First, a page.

Let’s look at a recent column by NPR ombudsmen Jeffrey Dvorkin tallying up guests from think tanks who’ve appeared on NPR shows. Here’s the data, and a bit of his commentary (bold text is mine):
American Enterprise – 59 times
Brookings Institute – 102
Cato Institute – 29
Center for Strategic and Intl. Studies – 39
Heritage Foundation – 20
Hoover Institute – 69
Lexington Institute – 9
Manhattan Institute – 53
There are of course, other think tanks, but these seem to be the ones whose experts are heard most often on NPR. Brookings and CSIS are seen by many in Washington, D.C., as being center to center-left. The others in the above list tend to lean to the right. So NPR has interviewed more think tankers on the right than on the left.
The score to date: Right 239, Left 141.
You see these sorts of tallies all the time, and for all sorts of reasons they always have to be taken with a huge grain of salt. Decisions about who’s left or right or center is obviously highly dependent on where the judge stands. (Here’s a blurb from The Nation describing Brookings as “center-right.”) And as the policy debate “center” has shifted rightward, previously staid, neutral institutions have come to be characterized as “left.”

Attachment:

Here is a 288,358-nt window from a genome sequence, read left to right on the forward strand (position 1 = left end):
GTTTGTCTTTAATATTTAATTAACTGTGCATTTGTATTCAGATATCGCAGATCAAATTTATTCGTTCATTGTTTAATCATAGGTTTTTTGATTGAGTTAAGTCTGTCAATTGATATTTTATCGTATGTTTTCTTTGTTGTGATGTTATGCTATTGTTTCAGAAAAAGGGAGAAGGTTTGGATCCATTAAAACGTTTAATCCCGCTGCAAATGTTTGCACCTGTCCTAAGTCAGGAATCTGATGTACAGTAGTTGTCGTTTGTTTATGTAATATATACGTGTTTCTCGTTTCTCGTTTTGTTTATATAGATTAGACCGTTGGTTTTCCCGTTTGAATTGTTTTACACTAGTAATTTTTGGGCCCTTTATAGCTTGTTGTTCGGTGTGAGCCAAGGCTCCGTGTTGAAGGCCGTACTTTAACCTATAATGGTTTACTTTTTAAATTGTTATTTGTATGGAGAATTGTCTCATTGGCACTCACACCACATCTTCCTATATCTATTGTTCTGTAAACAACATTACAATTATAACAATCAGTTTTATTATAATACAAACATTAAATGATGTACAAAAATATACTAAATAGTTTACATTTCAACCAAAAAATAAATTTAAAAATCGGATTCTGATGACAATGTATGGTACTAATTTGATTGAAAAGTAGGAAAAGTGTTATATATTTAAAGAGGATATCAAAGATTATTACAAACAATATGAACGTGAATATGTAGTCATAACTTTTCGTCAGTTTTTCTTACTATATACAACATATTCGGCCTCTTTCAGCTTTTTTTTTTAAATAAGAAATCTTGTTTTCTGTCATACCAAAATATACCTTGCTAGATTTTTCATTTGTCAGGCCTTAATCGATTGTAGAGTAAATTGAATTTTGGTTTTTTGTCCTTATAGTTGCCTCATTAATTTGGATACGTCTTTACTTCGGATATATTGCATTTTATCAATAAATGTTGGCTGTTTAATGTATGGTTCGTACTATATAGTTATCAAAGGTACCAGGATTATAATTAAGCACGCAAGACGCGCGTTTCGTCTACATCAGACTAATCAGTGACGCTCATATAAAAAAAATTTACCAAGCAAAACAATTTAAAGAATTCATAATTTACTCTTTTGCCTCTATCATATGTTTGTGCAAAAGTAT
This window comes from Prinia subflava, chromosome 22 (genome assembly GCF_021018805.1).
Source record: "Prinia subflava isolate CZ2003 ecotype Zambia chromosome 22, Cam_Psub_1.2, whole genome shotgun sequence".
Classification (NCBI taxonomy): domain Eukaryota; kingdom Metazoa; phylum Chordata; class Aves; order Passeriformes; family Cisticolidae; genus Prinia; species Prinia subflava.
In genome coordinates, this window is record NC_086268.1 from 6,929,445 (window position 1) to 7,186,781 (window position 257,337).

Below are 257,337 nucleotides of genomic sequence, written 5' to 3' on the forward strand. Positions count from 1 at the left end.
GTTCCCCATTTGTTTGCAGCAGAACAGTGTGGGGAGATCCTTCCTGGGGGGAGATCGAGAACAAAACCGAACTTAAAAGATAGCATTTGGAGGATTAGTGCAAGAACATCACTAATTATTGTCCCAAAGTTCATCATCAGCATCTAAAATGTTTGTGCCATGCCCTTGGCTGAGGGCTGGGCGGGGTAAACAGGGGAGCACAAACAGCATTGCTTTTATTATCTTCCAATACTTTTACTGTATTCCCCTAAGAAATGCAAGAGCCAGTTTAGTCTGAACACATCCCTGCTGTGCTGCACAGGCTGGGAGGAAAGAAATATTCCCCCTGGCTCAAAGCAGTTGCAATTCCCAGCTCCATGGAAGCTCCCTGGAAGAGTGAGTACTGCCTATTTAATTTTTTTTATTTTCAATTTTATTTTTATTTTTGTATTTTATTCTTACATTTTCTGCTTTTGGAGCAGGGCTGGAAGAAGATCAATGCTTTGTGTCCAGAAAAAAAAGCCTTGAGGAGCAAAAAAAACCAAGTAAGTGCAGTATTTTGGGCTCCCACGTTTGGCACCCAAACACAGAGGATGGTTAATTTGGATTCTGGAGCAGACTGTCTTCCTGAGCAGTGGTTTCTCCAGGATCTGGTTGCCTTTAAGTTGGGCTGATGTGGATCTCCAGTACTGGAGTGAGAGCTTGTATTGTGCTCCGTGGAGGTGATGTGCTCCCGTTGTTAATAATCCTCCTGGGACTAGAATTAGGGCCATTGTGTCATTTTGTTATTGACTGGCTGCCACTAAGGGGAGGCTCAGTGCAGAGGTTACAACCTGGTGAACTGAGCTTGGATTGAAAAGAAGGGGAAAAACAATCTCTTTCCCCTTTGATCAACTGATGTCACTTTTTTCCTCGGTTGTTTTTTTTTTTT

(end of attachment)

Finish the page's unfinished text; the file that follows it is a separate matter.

But this one is really interesting: do you see how Dvorkin describes CSIS and Brookings as “center or center-left”—and then all the sudden in the final count they are just plain left? Only calling Brookings left—which a sentence before he essentially described as “center”—could he make the count look remotely fair. Now over at TAPPED, Garance Franke-Ruta suggests that this imbalance was supposed to be corrected by Center for American Progress. Maybe. But the truth of the matter is that if groups like Cato and the AEI get that much air—88 NPR visits combined—we should hear from places as left as the Institute for Policy Studies on a more regular basis. And the last time I remember seeing Phyllis Bennis on any sort of broadcast was on MSNBC’s Donahue in the fall of 2002.